万马棋牌_[官网首页]ASIA 中文双语Français
World
Home / World / World Watch

UK, China should lift relations to a new level

By Grenville Cross | China Daily Global | Updated: 2020-02-14 09:35
Britain's Prime Minister Boris Johnson leaves Downing Street in London, Britain Feb 12, 2020. [Photo/Agencies]

The United Kingdom left the European Union on Jan 31, the first country ever to have done so.

Prime Minister Boris Johnson says the UK has "crossed the Brexit finish line". It is to his credit that, despite resistance from Remainers-including the former governor and European Union commissioner Chris Patten, who, despite preaching democracy for Hong Kong, sought to thwart it in Britain-this has finally been achieved. Over three and a half years have elapsed since the country voted to leave in the 2016 referendum, and Johnson has fulfilled his pledge to "get Brexit done".

The UK has now entered into an 11-month transition period, ending on Dec 31.

In this time, there will be negotiations over the future partnership between the two sides, hopefully resulting in a free trade deal. However, an immediate benefit for the UK of its EU departure is that it can now develop its own independent trading arrangements around the world, negotiating free trade agreements with major economies, including China.

As China and other countries have found, it is difficult to negotiate free trade deals with the EU. Its procedures are bureaucratic and its outlook is protectionist, but in addition, everything has to be tailored to suit the diverse interests of its 28 member states.

Because of fears of Chinese competition, some EU stakeholders are seeking a tougher strategy on China, and the US is asking EU leaders to do all they can to contain China's development.

The US, however, is not getting everything its own way. Despite pressure, Johnson wisely decided recently to give China's telecom giant Huawei a role in the UK's 5G rollout plans.

China, with the world's second-largest economy, and Britain, with the fifth, have much to offer each other.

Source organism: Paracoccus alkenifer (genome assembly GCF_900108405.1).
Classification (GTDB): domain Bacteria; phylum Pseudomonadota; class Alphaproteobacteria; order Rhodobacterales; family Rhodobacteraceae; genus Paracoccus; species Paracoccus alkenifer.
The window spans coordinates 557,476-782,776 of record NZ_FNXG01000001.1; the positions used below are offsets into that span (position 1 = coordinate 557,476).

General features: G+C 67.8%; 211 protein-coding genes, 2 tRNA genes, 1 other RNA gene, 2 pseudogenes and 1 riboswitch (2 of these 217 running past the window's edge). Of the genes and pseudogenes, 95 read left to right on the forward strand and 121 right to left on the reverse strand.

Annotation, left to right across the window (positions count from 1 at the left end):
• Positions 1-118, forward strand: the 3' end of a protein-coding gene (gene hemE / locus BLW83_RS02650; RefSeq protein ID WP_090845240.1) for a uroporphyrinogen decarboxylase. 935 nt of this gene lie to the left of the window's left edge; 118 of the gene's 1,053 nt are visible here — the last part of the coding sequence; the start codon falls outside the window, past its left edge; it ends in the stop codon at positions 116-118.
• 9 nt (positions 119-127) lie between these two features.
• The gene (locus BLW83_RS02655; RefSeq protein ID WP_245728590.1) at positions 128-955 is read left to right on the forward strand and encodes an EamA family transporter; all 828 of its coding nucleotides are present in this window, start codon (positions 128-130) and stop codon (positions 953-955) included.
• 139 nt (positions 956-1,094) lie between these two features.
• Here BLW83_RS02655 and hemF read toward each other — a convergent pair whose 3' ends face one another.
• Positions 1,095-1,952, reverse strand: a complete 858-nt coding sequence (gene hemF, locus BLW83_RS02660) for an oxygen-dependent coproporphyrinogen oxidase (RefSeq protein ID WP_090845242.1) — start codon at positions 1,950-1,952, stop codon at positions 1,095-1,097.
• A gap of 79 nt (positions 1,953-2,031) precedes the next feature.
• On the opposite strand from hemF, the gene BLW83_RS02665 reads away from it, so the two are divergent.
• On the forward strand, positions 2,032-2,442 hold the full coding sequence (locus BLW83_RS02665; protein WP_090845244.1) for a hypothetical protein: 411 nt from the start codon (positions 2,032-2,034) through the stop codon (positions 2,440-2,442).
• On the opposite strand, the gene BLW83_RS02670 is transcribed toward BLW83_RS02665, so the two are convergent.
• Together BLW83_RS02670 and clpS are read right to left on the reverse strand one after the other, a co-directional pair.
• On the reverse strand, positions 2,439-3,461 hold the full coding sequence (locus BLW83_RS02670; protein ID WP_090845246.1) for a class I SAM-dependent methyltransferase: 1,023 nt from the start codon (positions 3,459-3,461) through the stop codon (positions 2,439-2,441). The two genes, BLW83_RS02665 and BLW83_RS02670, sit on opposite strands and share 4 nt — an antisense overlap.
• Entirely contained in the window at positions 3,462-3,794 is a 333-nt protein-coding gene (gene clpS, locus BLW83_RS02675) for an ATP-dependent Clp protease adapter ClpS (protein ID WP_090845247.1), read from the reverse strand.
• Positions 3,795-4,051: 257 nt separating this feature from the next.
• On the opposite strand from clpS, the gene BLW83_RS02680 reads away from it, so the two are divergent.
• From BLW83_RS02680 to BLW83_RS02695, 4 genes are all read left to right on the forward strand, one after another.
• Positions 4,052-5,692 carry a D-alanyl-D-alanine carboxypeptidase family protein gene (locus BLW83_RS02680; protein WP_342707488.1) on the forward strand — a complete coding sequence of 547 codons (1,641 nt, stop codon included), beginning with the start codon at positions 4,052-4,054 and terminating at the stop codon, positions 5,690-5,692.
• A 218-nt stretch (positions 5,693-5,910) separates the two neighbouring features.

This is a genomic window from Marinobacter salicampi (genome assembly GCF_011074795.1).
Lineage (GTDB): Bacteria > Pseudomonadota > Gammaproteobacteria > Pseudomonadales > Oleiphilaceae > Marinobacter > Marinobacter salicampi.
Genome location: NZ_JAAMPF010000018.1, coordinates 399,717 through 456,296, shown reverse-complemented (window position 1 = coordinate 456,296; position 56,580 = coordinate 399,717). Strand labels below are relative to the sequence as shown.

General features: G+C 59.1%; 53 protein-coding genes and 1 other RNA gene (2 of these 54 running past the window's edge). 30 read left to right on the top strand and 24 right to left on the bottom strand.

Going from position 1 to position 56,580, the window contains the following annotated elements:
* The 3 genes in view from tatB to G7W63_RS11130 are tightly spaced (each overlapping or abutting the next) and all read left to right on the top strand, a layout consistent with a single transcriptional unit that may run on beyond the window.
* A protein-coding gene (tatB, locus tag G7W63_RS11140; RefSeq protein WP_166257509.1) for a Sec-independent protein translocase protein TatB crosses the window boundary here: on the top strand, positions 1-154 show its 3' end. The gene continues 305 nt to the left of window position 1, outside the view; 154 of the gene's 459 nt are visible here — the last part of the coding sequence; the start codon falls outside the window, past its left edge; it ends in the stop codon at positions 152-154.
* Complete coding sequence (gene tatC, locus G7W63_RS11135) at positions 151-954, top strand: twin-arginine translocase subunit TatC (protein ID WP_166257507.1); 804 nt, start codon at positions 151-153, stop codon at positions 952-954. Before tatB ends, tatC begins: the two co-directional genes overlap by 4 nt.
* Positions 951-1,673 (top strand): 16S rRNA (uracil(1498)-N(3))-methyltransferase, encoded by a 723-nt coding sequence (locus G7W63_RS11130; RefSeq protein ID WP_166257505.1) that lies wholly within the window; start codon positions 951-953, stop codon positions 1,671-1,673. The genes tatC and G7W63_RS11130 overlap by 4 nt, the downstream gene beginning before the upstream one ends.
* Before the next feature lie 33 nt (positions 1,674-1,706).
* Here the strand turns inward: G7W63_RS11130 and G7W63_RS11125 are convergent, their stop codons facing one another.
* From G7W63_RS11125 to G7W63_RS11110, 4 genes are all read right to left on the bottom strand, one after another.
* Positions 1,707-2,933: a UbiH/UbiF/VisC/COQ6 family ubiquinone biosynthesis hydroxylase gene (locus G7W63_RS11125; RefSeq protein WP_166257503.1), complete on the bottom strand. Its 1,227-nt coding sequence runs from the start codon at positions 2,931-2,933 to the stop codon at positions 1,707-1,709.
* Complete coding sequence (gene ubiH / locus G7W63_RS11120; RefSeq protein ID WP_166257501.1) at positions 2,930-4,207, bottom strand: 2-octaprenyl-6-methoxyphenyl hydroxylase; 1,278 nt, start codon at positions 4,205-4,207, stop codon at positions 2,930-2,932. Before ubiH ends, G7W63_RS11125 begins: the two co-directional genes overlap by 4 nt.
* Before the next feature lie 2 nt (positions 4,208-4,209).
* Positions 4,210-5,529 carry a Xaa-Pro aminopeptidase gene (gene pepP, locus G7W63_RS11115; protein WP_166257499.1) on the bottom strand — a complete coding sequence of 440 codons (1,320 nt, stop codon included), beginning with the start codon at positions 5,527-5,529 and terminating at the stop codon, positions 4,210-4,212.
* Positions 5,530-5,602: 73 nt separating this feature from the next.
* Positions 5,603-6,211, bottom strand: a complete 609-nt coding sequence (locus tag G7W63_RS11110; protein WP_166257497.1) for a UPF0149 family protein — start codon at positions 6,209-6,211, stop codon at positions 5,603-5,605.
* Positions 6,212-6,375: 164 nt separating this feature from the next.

In 2018, Britain and China committed themselves to safeguarding multilateralism, and to an open world economy, underpinned by the World Trade Organization. The UK already trades with China on the WTO terms, and, post-Brexit, this relationship can be upgraded.

Premier Li Keqiang has emphasized China's readiness to promote Sino-British ties in various areas, including trade.

China, as a proponent of the international trading system, opposes protectionism. Through free trade agreements, it can not only integrate into the global economy, but also stimulate market reform at home. There is no reason why the UK, as a sovereign state once more, should not be China's natural partner going forward.

With its financial services, low-tax and low-regulation economy, Britain is a highly attractive investment opportunity for China. Chinese companies in the UK are thriving. According to consulting firm Grant Thornton, the largest 750 enjoyed an average growth rate of 11.6 percent, and a combined turnover of £68 billion ($88 billion) in 2018.

There are new opportunities on the post-Brexit horizon, from which Hong Kong can also benefit.

Hong Kong, of course, is not only a founding member of the WTO, but also has historic links with the UK, and they each play leading roles in the world economy.

They can collaborate more closely over the innovative industries of the future, while working together on the financing of infrastructure-projects, including the China-proposed Belt and Road Initiative and Britain's National Infrastructure Plan.

With their seafaring traditions, both places can mutually develop their maritime sectors, including arbitration and sustainability. The UK, moreover, is eager to build a financial technology partnership with Hong Kong, and they have much to offer their global partners.

In numerous areas, the UK is highly esteemed around the world, and its fundamentals are sound. Its basic values, world vision and can-do spirit can be just as successful in the future as in the past, if not more so. As Britain once again embraces its global destiny, much of its focus will be on China. With their historic links and close associations, the two countries can now, in the interests of both their peoples, lift their partnership to new levels, and the opportunity must be seized.

The author is a senior counsel, law professor and criminal justice analyst, and was previously the director of public prosecutions.

Most Viewed in 24 Hours
Top
BACK TO THE TOP
English
Copyright 1995 - . All rights reserved. The content (including but not limited to text, photo, multimedia information, etc) published in this site belongs to China Daily Information Co (CDIC). Without written authorization from CDIC, such content shall not be republished or used in any form. Note: Browsers with 1024*768 or higher resolution are suggested for this site.
License for publishing multimedia online 0108263

Registration Number: 130349
FOLLOW US

页面底部区域 foot.htm